"Islanders are different than other people," he says. "It's a bit of being a little careful of outsiders, being very protective of what you've got there and working together to try to improve it."
He finds it difficult to deal with racist attitudes.
"That's something that really riles me," he says. "I've always gotten along with people and I don't see why some people don't get along because of cultural differences or skin color."
He dislikes political correctness.
"I've never been one to be politically correct. I don't like doing what happens to be fashionable because it's fashionable, even though I don't believe in it. Fortunately, now in life I don't have to do that."
He is close to his father, whom he will often call and use as a sounding board.
"My dad's always been a wise, patient person, an easy father for a son to like. He never told me to do things. He'd always ask me a couple a questions and let me figure out what to do."
His family fully supports his bid for the Star-Bulletin. He tells a story about a TV reporter who asked him why a Canadian businessman would want to buy a business in Hawaii.
"I looked into the camera and said, 'Are you nuts? Hawaii is heaven to a Canadian.' "
Although he isn't part of an organized religion, Black says there are codes he lives by.
"I believe in the Golden Rule. I try to be nice to people, hoping they'll be nice to me."
About 6 feet tall, loose and lanky, Black says he works out "a little bit. Not much." He tries to eat healthy, but doesn't cook except for making coffee -- which he takes black, naturally -- and scrambling eggs. "But I can microwave," he says.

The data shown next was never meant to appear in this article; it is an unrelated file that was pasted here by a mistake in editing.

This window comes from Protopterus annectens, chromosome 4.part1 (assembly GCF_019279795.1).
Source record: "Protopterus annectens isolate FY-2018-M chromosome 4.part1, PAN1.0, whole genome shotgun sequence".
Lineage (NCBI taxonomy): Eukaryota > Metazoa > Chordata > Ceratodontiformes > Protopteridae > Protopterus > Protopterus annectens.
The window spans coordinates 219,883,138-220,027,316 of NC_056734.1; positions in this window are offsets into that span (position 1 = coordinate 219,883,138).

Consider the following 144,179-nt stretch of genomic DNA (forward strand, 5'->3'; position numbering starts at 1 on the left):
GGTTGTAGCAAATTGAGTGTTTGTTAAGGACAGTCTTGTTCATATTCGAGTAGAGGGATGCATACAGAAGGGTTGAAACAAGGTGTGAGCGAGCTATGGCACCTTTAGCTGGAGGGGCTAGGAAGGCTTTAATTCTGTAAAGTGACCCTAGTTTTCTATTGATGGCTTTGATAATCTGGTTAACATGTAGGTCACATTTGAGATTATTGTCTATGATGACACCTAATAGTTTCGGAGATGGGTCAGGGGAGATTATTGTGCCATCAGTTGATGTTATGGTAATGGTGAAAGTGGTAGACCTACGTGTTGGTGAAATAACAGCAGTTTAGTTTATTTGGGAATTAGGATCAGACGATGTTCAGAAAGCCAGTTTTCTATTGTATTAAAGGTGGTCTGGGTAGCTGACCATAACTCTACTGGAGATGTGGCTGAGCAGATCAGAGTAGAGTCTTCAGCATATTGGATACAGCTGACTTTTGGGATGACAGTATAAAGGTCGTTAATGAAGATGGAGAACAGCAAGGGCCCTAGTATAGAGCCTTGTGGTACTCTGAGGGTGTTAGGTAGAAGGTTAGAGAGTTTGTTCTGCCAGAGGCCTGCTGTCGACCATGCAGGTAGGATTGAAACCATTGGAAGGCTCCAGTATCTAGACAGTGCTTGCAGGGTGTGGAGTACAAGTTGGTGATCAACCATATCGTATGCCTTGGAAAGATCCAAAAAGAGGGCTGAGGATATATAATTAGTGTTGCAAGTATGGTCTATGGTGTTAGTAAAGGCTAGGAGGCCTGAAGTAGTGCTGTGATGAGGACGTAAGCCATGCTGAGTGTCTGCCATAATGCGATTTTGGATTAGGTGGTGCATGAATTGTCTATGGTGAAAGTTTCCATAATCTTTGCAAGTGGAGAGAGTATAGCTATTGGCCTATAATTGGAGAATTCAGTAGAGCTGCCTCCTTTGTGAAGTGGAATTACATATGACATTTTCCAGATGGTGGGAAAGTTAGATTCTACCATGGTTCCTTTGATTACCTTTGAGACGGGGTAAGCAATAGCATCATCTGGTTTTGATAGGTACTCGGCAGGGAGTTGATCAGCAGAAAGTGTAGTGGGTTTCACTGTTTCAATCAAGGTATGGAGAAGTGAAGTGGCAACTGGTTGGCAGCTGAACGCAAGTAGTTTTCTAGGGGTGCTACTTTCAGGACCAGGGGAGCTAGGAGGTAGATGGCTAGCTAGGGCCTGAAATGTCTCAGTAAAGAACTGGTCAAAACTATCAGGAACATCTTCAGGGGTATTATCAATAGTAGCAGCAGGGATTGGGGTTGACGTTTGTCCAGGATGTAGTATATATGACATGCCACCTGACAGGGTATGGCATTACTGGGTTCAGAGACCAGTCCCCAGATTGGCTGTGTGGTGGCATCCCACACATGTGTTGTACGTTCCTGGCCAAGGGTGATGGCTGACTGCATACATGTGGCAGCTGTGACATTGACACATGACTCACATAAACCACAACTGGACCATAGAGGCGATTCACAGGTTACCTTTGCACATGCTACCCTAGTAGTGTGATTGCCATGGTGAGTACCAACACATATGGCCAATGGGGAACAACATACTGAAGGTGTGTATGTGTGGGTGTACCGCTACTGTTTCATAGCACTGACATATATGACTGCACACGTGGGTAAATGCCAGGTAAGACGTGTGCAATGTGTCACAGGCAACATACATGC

He's "big on hot dogs" and Thai food, and owns "a hopelessly pampered pet" called "Eddie," a purebred golden retriever, whose sire's name Black can't remember except "it was wonderful, like "Waterfall' or something."
The toothy grin stretches his face again as his talk turns to Annabeth, who will join him in the islands later this week.
"I've been very fortunate in my life. I haven't had the challenges that some people have had to face. I got very, very lucky, finding my wife ... She brings quiet to my life, focuses me less on business and more on my family.
"I miss her," he says. "She's my best friend."
He picks up the basket of goodies and paws through it, finding some cookies. He considers opening the bag, then changes his mind.
"No, I'll save it for Annabeth," he says.
Bulletin shutdown archive
Challenges ofPut readers first. Offer a better newspaper than the competition. Boost circulation as high as it will go.
competition will not
be easy for new
Industry observers largely
agree on what the paper must
do in order to survive
By Tim Ruel
Observers in the newspaper industry largely agree on what the Honolulu Star-Bulletin must do to compete against the nation's largest chain of daily newspapers. But they don't say it will be easy.
After 38 years of marriage, the afternoon Star-Bulletin is about to get a divorce by ending its joint operating agreement to share business operations with the morning Honolulu Advertiser. Once the agreement is gone, the Star-Bulletin will have to run its own circulation, manage its own finances and secure its own advertisers for the first time in decades under new ownership.
The Star-Bulletin's Canada-based buyer, David Black of Black Press Ltd., runs 80 community publications in western Canada and Washington state. But only one of them is a daily, the 19,000-circulation Red Deer (Alberta, Canada) Advocate.
The Advertiser's owner, Arlington, Va.-based Gannett Co., publishes 100 daily papers nationwide and has market capitalization of $14.8 billion. In June, Gannett agreed to pay $2.6 billion for Central Newspapers, including the 440,000-circulation Arizona Republic. Three weeks before that, Gannett agreed to buy 21 dailies owned by Thomson Newspapers for $1.1 billion.
Pitted against a contender with such deep pockets, Black Press must keep its promise to increase the Star-Bulletin's circulation to about 100,000 from its current 63,500, observers say.
"(Black Press) is really going to have to deliver readership," said Jack Bates, chairman and chief executive of Starr Seigle Communications.